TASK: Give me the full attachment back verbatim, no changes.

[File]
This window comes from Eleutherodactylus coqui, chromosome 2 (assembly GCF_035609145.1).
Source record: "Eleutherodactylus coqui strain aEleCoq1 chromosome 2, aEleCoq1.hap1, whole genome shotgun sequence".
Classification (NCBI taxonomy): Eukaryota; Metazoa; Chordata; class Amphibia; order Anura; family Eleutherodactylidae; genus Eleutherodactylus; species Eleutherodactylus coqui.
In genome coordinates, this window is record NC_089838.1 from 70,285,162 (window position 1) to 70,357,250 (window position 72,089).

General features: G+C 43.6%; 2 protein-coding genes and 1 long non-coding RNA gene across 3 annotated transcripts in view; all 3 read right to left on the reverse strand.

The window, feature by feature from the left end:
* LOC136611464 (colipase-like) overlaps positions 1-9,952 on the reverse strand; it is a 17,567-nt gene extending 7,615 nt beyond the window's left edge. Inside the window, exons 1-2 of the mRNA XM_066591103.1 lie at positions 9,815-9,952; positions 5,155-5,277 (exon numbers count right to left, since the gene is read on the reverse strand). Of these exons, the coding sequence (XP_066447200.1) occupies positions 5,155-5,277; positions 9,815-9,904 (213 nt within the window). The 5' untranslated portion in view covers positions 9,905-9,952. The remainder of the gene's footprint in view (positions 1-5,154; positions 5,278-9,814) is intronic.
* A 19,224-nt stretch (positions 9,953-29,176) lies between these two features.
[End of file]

This window comes from Eleutherodactylus coqui, chromosome 2 (assembly GCF_035609145.1).
Source record: "Eleutherodactylus coqui strain aEleCoq1 chromosome 2, aEleCoq1.hap1, whole genome shotgun sequence".
Classification (NCBI taxonomy): Eukaryota; Metazoa; Chordata; class Amphibia; order Anura; family Eleutherodactylidae; genus Eleutherodactylus; species Eleutherodactylus coqui.
In genome coordinates, this window is record NC_089838.1 from 70,285,162 (window position 1) to 70,357,250 (window position 72,089).

General features: G+C 43.6%; 2 protein-coding genes and 1 long non-coding RNA gene across 3 annotated transcripts in view; all 3 read right to left on the reverse strand.

The window, feature by feature from the left end:
* LOC136611464 (colipase-like) overlaps positions 1-9,952 on the reverse strand; it is a 17,567-nt gene extending 7,615 nt beyond the window's left edge. Inside the window, exons 1-2 of the mRNA XM_066591103.1 lie at positions 9,815-9,952; positions 5,155-5,277 (exon numbers count right to left, since the gene is read on the reverse strand). Of these exons, the coding sequence (XP_066447200.1) occupies positions 5,155-5,277; positions 9,815-9,904 (213 nt within the window). The 5' untranslated portion in view covers positions 9,905-9,952. The remainder of the gene's footprint in view (positions 1-5,154; positions 5,278-9,814) is intronic.
* A 19,224-nt stretch (positions 9,953-29,176) lies between these two features.